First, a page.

“Makin’ Changes!” S2 / E12
- B Community Grade
The joke that Dave wears a lot of V-necks has been one of his best recurring gags on Happy Endings – and he doesn’t have too many, unlike basically everyone else. But I’m worried the show kinda ruined it with this episode, which turned his V-neck obsession into a Hoarders/Intervention spoof to very silly results. Silly even for this show, and this show is plenty silly.
My main problem, really, is that spoofing those overwrought reality shows is a little overdone – Intervention isn’t really a thing anymore, and even Hoarders barely counts. Sure, the task was handed to Max and Alex, easily the show’s most plausible candidates for such behavior, but most of their scenes were pretty flat spoofs, which isn’t what I expect from this show. I did, however, enjoy Steve Agee’s guest spot in the TV show Alex and Max were watching as the guy who’s addicted to eating books that his girlfriend hoards.
Plus, we had the return of Seth Morris as easily the show’s best recurring character, the demented madman Scottie, who keeps calling Dave “Doug” and comes to the realization that he’s addicted to Vicodin. And Dave’s ultimate realization that he loves V-necks because they helped him escape being bullied as a kid was a sweet capper. I just wish they had let Alex and Max spin more out of control. A plot this silly can’t also be boring.
Here I am, ragging on Happy Endings for spoofing Hoarders and Intervention, but I couldn’t have been happier at Brad’s spin on Jackass, called Blackass, which seemed to revolve around him, Brandon Johnson, and a couple other guys (they even had a black Wee Man) repeatedly falling into a pit of mousetraps. Well, really just Brad. It’s nice to see the show re-use Johnson though, even for a brief appearance like that – any attempt at world-building is something I appreciate.
The Brad/Jane story was probably the strongest of the night, effectively utilizing Brad’s adorable childishness and Jane’s adorable control-freakery (which, really, you could also call childishness). Brad reverts to his old, dreadlock-having, Sugar Ray-loving, turkey dog-eating college self, once he realizes all the changes Jane enacted once they got together. The Blackass sequence was the funniest of the night, but his inability to take baths (because in college, his bathtub was full of 311 CDs) was a nice little detail.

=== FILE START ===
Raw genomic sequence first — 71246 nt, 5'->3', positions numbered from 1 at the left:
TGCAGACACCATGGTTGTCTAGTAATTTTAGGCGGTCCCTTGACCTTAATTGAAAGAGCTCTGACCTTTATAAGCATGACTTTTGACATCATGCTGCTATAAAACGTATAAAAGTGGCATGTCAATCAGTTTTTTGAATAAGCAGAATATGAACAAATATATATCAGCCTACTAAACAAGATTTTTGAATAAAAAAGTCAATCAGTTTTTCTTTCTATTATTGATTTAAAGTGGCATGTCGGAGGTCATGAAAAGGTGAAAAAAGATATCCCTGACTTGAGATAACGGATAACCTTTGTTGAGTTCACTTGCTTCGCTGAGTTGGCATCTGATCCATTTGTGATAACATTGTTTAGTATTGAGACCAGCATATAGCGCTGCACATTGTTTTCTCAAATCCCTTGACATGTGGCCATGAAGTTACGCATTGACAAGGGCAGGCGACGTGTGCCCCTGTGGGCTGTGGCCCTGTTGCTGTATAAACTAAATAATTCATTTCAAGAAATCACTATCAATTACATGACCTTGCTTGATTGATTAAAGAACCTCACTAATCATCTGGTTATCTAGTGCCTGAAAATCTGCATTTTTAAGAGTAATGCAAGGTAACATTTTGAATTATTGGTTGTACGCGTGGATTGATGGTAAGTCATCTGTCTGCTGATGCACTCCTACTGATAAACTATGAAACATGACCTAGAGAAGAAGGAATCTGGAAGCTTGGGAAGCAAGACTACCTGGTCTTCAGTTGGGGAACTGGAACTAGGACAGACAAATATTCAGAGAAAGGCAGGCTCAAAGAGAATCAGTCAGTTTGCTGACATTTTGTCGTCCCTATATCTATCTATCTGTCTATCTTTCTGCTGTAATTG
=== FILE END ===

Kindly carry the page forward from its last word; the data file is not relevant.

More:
All of Brad’s former loves in life fit very well with his character too, who’s a big, nerdy old softie – of course he likes Sugar Ray, that’s exactly the kind of shitty band he’d be into. The revelation of Jane’s former self, who often barfed outside tents at Korn concerts and dressed like a Gwen Stefani action figure, fit perfectly as well. Especially Korn, for some reason.
Their plot ended nicely as well – Jane realizes she didn’t change Brad so much, they just kinda grew up together, getting about as sweet as the show allows itself to be. It also served as a nice companion piece to Penny’s plot, in which she attempts to change new boyfriend Jeff (Ryan Hansen, yay!), at Jane’s behest, rather than change herself for a man.
Her aggressive agenda pays off – he sheds his soul patch, his futon and his Chicago Blackhawks “hockey costume,” but he’s quickly snapped up by his old flame who could never accomplish such change. Penny’s love misery can be tiresomely repetitive at times, but I didn’t mind it so much here because I feel Jane was mostly responsible.
Still, even for a lightweight Happy Endings, this one had tons of laughs. There was Alex’s confusion at what a baker’s dozen was, followed by her excitedly ordering 13 plays of “No Scrubs” at the bar. Phil LaMarr, who’s pretty much always a strong off-the-bench guest star for any show, was amusingly exasperated by Max and Alex’s antics. Actually, Alex had a lot of the choice lines this time around – now that the writers know to play her as an endearing dummy, Cuthbert is working wonders with stuff like “I wish my last name was a cookie” when she hears the name Alyssa Milano.
Brad wishes he could have been on Jackass. “I got staples! And I got so much butts!”
Another Alex-is-a-dummy gem: “That’s four Vs. That’s almost five!”
Or: “How were your quote unquote errands, David?” “If that’s even your real name.” “Why don’t you take your coat off?” “If that’s even a real coat.”
“I forgot how hard you rocked those Gwen Stefani cholo eyebrows.”